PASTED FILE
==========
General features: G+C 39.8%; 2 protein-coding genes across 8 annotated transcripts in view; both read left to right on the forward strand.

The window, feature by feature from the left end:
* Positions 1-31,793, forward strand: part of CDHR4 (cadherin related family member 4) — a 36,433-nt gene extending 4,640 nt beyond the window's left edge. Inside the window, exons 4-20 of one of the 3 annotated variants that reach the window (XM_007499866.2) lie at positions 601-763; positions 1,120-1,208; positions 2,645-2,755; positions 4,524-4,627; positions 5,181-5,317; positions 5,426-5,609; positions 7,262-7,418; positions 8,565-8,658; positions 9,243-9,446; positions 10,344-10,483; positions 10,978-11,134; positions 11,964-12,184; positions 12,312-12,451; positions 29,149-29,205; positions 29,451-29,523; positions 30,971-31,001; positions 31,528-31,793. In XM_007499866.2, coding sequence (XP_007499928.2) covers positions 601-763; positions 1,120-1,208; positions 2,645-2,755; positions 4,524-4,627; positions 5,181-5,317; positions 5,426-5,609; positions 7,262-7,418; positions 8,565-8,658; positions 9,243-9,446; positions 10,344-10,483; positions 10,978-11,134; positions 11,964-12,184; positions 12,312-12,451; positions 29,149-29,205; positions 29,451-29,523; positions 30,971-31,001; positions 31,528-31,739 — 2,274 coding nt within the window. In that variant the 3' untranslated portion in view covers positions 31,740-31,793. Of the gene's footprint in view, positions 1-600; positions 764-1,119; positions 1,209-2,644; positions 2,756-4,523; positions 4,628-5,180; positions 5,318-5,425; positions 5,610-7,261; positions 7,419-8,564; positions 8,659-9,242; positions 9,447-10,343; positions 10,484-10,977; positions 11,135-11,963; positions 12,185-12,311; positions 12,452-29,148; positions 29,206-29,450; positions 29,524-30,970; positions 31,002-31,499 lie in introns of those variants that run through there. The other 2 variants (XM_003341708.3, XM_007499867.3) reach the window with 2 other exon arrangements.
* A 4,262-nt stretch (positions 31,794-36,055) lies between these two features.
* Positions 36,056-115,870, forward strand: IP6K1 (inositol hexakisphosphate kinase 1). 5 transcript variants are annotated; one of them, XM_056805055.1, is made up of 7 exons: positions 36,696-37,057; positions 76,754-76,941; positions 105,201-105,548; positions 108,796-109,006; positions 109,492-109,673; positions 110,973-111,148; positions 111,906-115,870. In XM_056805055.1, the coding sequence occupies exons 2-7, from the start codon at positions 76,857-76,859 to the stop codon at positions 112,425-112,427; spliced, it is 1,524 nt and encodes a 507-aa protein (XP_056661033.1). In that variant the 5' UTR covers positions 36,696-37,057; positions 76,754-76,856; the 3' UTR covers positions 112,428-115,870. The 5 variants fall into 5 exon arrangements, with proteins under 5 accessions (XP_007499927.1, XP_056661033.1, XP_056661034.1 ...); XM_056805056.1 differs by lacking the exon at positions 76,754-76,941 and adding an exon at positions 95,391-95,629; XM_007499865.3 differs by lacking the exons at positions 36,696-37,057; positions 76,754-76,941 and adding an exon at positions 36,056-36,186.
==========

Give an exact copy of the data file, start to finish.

General features: G+C 39.8%; 2 protein-coding genes across 8 annotated transcripts in view; both read left to right on the forward strand.

The window, feature by feature from the left end:
* Positions 1-31,793, forward strand: part of CDHR4 (cadherin related family member 4) — a 36,433-nt gene extending 4,640 nt beyond the window's left edge. Inside the window, exons 4-20 of one of the 3 annotated variants that reach the window (XM_007499866.2) lie at positions 601-763; positions 1,120-1,208; positions 2,645-2,755; positions 4,524-4,627; positions 5,181-5,317; positions 5,426-5,609; positions 7,262-7,418; positions 8,565-8,658; positions 9,243-9,446; positions 10,344-10,483; positions 10,978-11,134; positions 11,964-12,184; positions 12,312-12,451; positions 29,149-29,205; positions 29,451-29,523; positions 30,971-31,001; positions 31,528-31,793. In XM_007499866.2, coding sequence (XP_007499928.2) covers positions 601-763; positions 1,120-1,208; positions 2,645-2,755; positions 4,524-4,627; positions 5,181-5,317; positions 5,426-5,609; positions 7,262-7,418; positions 8,565-8,658; positions 9,243-9,446; positions 10,344-10,483; positions 10,978-11,134; positions 11,964-12,184; positions 12,312-12,451; positions 29,149-29,205; positions 29,451-29,523; positions 30,971-31,001; positions 31,528-31,739 — 2,274 coding nt within the window. In that variant the 3' untranslated portion in view covers positions 31,740-31,793. Of the gene's footprint in view, positions 1-600; positions 764-1,119; positions 1,209-2,644; positions 2,756-4,523; positions 4,628-5,180; positions 5,318-5,425; positions 5,610-7,261; positions 7,419-8,564; positions 8,659-9,242; positions 9,447-10,343; positions 10,484-10,977; positions 11,135-11,963; positions 12,185-12,311; positions 12,452-29,148; positions 29,206-29,450; positions 29,524-30,970; positions 31,002-31,499 lie in introns of those variants that run through there. The other 2 variants (XM_003341708.3, XM_007499867.3) reach the window with 2 other exon arrangements.
* A 4,262-nt stretch (positions 31,794-36,055) lies between these two features.
* Positions 36,056-115,870, forward strand: IP6K1 (inositol hexakisphosphate kinase 1). 5 transcript variants are annotated; one of them, XM_056805055.1, is made up of 7 exons: positions 36,696-37,057; positions 76,754-76,941; positions 105,201-105,548; positions 108,796-109,006; positions 109,492-109,673; positions 110,973-111,148; positions 111,906-115,870. In XM_056805055.1, the coding sequence occupies exons 2-7, from the start codon at positions 76,857-76,859 to the stop codon at positions 112,425-112,427; spliced, it is 1,524 nt and encodes a 507-aa protein (XP_056661033.1). In that variant the 5' UTR covers positions 36,696-37,057; positions 76,754-76,856; the 3' UTR covers positions 112,428-115,870. The 5 variants fall into 5 exon arrangements, with proteins under 5 accessions (XP_007499927.1, XP_056661033.1, XP_056661034.1 ...); XM_056805056.1 differs by lacking the exon at positions 76,754-76,941 and adding an exon at positions 95,391-95,629; XM_007499865.3 differs by lacking the exons at positions 36,696-37,057; positions 76,754-76,941 and adding an exon at positions 36,056-36,186.